Brexit Makes U.K. ‘Less Certain’ Partner, SLA’s Grimstone Says

Sir Gerry Grimstone on Brexit Impact and 2018 Outlook

Follow @Brexit for all the latest news, and sign up to our daily Brexit Bulletin newsletter.

The U.K.’s departure from the European Union has made it a “less certain partner’’ as investors gauge the consequences and question whether Britain can retain its role as a gateway to Europe for China and other countries, according to the chairman of Standard Life Aberdeen Plc.

“There’s a lot of waiting and seeing,’’ Sir Gerry Grimstone said in a Bloomberg TV interview with Tom Mackenzie on Friday. “I’m confident it will turn out alright in the end, but the transition time -- when the thing is still settling down -- as you can imagine, this is causing uncertainty not just between China and the U.K. but elsewhere.’’

That doesn’t seem to have dampened prospects for growth in China for Standard Life Aberdeen, which Grimstone said is the world’s largest active asset manager outside the U.S. Last month, China announced a move to ease restrictions on foreign investment in its financial industry. 

Optimistic about winning a license to manage pensions, the company is planning to boost agents at its local life-insurance joint venture to 10,000 by the end of the year, Grimstone said. It’s also hiring for an asset management business approved to start offering investment products to Chinese investors whose portfolios, he said, remain “massively undiversified internationally."

“I see asset management into China and out of China being one of the great growth areas in financial services for the West over the next 10 years,’’ he said in Beijing, where he attended events related to the U.K.-China Economic and Financial Dialogue.

In the U.K., the integration between Aberdeen Asset Management Plc and Standard Life Plc, which merged in August, is going well, although “we’re at the beginning of the journey rather than the end of it,’’ Grimstone said.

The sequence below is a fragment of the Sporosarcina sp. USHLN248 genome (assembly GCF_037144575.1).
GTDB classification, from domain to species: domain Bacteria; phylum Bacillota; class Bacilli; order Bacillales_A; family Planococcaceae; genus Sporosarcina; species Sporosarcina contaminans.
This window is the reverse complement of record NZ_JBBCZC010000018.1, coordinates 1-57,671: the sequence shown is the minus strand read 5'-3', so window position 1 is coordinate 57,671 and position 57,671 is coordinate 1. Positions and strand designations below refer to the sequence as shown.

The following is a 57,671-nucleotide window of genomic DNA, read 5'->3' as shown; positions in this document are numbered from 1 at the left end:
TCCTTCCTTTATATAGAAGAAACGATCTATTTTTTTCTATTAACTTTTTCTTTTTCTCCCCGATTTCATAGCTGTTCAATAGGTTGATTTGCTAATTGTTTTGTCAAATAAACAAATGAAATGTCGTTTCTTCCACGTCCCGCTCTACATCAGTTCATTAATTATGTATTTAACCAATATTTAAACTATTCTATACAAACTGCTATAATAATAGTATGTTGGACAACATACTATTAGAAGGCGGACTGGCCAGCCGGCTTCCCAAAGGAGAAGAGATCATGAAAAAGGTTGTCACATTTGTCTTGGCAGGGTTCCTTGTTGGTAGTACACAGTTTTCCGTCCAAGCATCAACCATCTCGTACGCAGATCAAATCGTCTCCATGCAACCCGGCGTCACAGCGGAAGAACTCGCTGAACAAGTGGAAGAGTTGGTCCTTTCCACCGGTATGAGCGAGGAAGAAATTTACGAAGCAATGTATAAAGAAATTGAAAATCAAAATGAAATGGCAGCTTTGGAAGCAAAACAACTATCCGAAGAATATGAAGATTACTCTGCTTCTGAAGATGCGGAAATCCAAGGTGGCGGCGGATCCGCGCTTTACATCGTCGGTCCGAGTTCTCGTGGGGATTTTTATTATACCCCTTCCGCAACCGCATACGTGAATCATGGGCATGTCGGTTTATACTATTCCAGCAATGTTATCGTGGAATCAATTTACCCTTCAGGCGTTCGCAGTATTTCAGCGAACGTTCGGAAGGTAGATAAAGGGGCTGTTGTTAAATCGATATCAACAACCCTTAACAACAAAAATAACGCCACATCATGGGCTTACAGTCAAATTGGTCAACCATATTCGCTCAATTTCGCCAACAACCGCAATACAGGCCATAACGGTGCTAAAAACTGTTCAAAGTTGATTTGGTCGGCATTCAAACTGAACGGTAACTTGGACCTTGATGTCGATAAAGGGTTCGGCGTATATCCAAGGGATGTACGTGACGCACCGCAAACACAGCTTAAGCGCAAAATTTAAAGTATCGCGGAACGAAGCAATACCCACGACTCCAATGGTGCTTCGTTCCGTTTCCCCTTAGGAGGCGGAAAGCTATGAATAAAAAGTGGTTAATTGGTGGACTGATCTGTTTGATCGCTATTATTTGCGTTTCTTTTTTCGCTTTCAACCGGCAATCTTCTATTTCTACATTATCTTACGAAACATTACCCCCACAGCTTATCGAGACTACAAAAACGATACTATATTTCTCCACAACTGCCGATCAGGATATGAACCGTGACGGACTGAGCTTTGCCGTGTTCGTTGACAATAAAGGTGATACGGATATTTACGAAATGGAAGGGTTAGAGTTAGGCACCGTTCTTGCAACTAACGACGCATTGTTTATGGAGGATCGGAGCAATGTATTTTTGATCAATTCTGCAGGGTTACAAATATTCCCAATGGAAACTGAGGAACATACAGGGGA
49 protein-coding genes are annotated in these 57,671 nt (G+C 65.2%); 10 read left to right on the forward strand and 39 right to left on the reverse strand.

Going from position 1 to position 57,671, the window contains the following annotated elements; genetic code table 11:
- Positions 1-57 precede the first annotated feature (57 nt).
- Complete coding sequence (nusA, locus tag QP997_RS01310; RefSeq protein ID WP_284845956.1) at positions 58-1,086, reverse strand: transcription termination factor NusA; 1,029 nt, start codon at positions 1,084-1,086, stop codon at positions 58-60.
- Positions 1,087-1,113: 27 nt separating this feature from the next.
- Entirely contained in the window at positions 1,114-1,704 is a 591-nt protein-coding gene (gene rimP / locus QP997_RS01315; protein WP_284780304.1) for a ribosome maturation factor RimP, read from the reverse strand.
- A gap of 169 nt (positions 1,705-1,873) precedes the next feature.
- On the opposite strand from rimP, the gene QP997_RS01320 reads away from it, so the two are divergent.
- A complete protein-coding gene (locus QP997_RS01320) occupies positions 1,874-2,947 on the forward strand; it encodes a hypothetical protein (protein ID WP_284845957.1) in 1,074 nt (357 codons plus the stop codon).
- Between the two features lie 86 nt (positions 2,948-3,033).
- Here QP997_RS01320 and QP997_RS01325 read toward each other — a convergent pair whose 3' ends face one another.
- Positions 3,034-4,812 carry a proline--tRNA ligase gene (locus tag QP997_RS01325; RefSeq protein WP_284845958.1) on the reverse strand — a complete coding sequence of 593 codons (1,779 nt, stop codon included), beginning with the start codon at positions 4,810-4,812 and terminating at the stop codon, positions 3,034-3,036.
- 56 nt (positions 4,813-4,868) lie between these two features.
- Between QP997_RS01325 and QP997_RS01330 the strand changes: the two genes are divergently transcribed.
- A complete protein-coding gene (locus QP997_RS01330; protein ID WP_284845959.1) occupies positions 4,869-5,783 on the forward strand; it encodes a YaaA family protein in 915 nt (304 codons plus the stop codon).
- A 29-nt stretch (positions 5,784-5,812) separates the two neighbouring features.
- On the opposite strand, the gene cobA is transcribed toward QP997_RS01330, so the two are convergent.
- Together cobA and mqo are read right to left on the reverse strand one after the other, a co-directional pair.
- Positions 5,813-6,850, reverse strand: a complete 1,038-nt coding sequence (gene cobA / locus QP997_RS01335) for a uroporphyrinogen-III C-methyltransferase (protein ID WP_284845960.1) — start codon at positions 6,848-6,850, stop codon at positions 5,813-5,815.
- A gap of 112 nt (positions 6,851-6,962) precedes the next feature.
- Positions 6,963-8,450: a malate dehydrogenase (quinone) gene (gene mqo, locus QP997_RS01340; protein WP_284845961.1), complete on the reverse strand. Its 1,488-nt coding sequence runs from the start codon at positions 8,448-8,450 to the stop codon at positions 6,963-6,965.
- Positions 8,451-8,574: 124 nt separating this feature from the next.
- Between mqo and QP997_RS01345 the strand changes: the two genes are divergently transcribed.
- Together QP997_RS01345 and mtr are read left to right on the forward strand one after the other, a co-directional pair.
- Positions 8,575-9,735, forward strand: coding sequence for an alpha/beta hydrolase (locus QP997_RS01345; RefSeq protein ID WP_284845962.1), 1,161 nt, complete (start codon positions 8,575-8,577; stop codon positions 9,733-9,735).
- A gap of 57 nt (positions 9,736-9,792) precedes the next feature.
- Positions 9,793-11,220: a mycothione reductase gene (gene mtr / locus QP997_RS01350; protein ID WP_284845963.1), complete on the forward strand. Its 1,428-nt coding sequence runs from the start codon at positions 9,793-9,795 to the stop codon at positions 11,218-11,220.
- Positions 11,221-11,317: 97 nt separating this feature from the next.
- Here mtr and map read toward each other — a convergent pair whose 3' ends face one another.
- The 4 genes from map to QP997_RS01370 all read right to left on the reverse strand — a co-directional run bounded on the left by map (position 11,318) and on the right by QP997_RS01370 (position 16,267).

In other comments, he said:

  • The company is not seeking to raise its 50 percent stake in the local life-insurance venture unless the local partner wants to sell, because the partnership has been very successful
  • China has welcomed its application for a pensions license, potentially the first to a foreign company, but the absence of a chairman at the Chinese insurance regulator is slowing down the process
  • He sees a lot of possibilities from China’s Belt and Road Initiative, but it’s “not entirely clear’’ what the role of private capital will be
  • The company “would love to run” a new fund between China and the U.K. to invest in Belt and Road projects, but no details have been nailed down
  • He’s interested in China’s bond market, but the Chinese government is expected to be cautious with programs such as a bond connect between China and the U.K. , and he would only expect “a number of baby steps’’ at first
  • He expects a stronger year in 2018 for assets under management after it becomes clear to clients who will be managing their money when the merger is complete. “Net sales are down a little bit, but I’m very confident that will equilibrate at some point in the near future.’’

— With assistance by Dingmin Zhang, and Tom Mackenzie

    Before it's here, it's on the Bloomberg Terminal.